My cat Khan died in this litterbox on 15 May 2015. I couldn’t bring myself to throw it out for a few weeks.

When the garbage truck came I still wasn’t ready to let go of it so I waited another week and gently tossed it into the dumpster at about 3 a.m. when nobody was around.

People often ask if I intend to get another cat and my answer is always, “No.”

I love cats more than anything and would love to have another one. But not now.

I’d like to spend more time working on myself and addressing my own issues. Can you do that with a cat? Sure. But I guess I want to learn to how channel the love and energy that I once devoted to Khan to myself and others.

I’m making slow and steady progress.

Telus came to my building tonight

The Telus team set up a little Christmas promotion table in the lobby of my building.

The Telus team set up a little Christmas promotion table in the lobby of my building.

Earlier this afternoon the maintenance guy in my building was putting up the Christmas decorations.

“Ooh! Are you going to put up the tree today?” I asked.

“No,” he replied. “Telus needs to put up a table in the lobby this evening so I’ll wait until tomorrow.”

Apparently Telus is going into apartment buildings as part of some Christmas promotion.

“Come celebrate with us,” reads the poster. “Join us for holiday treats and give always. Learn more about Telus services available in your building.”

The Telus promotion poster that appeared in my building today.

The Telus promotion poster that appeared in my building today.

I thought that was a pretty neat. I’ve lived in this building for over 10 years and this is the first time any sort of event has taken place in the lobby.

At around 5 p.m. I wen t down there and met with the four very pleasant Telus staff people who offered me some candy and a cute Telus brand stuffed kitty. It’s cute!

The Telus folks had some stuffed kitties in a giant Santa sock. They also offered me some chocolate but I declined on account of my braces.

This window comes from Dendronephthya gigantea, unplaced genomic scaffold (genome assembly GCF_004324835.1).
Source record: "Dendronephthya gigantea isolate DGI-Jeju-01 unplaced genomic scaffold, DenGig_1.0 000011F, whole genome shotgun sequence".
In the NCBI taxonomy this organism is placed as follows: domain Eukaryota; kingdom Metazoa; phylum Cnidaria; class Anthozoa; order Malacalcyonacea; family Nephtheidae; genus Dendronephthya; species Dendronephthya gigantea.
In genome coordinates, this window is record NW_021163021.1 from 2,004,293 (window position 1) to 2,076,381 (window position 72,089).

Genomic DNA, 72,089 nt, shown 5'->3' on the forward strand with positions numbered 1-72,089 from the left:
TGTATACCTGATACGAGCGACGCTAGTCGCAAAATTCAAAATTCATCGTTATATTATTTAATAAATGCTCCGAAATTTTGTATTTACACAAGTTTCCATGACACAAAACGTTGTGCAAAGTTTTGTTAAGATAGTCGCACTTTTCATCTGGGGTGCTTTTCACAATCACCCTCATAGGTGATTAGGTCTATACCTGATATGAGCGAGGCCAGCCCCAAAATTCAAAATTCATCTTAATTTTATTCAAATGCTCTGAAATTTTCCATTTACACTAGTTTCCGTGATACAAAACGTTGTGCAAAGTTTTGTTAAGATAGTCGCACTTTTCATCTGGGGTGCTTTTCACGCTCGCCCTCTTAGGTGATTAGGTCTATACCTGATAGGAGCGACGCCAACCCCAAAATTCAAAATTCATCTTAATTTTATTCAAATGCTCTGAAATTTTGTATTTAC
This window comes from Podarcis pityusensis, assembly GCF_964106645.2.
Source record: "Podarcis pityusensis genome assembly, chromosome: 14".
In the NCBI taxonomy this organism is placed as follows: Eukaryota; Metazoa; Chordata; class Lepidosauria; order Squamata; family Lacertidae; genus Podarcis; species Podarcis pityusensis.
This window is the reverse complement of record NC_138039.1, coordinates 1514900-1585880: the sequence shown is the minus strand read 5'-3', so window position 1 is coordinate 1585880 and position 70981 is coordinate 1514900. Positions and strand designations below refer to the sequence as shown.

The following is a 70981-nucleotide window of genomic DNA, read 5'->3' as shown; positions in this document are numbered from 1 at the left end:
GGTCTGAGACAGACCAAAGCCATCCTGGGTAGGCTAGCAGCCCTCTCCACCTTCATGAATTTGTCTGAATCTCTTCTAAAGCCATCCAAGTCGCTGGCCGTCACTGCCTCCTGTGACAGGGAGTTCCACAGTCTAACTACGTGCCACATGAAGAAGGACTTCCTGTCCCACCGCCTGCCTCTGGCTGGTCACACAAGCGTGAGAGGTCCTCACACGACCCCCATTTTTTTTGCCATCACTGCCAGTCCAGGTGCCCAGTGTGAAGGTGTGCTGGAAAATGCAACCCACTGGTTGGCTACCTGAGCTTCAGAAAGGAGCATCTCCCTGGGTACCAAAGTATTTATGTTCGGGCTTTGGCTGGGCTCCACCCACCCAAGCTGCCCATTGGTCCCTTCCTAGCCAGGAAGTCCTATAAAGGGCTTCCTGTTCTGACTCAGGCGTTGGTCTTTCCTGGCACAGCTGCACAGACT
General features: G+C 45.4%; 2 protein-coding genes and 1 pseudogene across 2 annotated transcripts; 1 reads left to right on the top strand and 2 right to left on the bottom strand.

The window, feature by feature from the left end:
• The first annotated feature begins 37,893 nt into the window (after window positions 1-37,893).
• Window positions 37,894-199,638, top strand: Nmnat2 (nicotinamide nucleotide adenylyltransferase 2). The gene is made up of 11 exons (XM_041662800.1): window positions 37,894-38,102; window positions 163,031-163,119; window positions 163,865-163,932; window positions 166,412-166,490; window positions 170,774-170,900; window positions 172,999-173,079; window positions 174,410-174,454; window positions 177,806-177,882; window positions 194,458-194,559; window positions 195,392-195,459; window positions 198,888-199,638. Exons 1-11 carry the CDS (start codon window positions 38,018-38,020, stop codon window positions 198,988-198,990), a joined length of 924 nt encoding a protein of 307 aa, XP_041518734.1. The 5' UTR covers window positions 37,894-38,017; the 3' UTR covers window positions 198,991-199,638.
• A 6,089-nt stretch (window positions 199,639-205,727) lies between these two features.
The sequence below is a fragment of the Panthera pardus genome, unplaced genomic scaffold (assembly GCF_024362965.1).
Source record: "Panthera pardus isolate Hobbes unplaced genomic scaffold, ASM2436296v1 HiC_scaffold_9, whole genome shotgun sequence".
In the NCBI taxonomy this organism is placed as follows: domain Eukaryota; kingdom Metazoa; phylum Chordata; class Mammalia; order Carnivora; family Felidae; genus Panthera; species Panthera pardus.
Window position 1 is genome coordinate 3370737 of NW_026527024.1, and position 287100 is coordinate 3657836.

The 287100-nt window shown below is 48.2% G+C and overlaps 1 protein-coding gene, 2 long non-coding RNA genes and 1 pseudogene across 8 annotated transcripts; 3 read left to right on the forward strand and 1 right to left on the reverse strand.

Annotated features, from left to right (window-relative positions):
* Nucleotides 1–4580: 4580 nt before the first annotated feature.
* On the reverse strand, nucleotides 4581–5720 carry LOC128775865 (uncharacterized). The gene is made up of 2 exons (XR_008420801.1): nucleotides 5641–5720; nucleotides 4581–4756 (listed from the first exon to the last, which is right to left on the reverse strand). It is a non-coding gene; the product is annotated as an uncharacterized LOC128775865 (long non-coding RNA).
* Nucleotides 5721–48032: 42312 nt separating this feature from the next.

The Telus folks had some stuffed kitties in a giant Santa sock. They also offered me some chocolate but I declined on account of my braces.

I asked them about their promotions and a staff person named Chad let me know what was going on. He explained that I could get cheaper Internet if I switched to Telus but I quickly realized this was a decision that I’d have to make with Housemate. He deals with all the Internet stuff here.

I invited Chad up to our apartment and granted him an audience with Housemate who considered, but ultimately declined, the promotion. We are, after all, quite happy with our current Internet provider.

I want to keep my Shaw emails and I can get the account switched over to a faster speed for about what we’re paying now,” explains Housemate who just celebrated his birthday.

Chad tells me that they do this promotion at one building each day and they have have done three so far.

“It’s nice to come and talk to people here in their building and hear their feedback about our products and services,” he says. “Some people are a bit surprised to see us int heir lobby but we just try to be as friendly as we can.”

It was very nice and rather novel to meet with the Telus team in my lobby.

I thought they were all very professional, courteous and fun.

And no, this is not a promoted post or anything like that. It’s just something that went down in my building. I thought it was cool and blogworthy.

I finally got braces!

I got braces today.

I’ve wanted and needed them for as long as I can remember and now that I have them it’s a bit surreal. It’s a dream come true.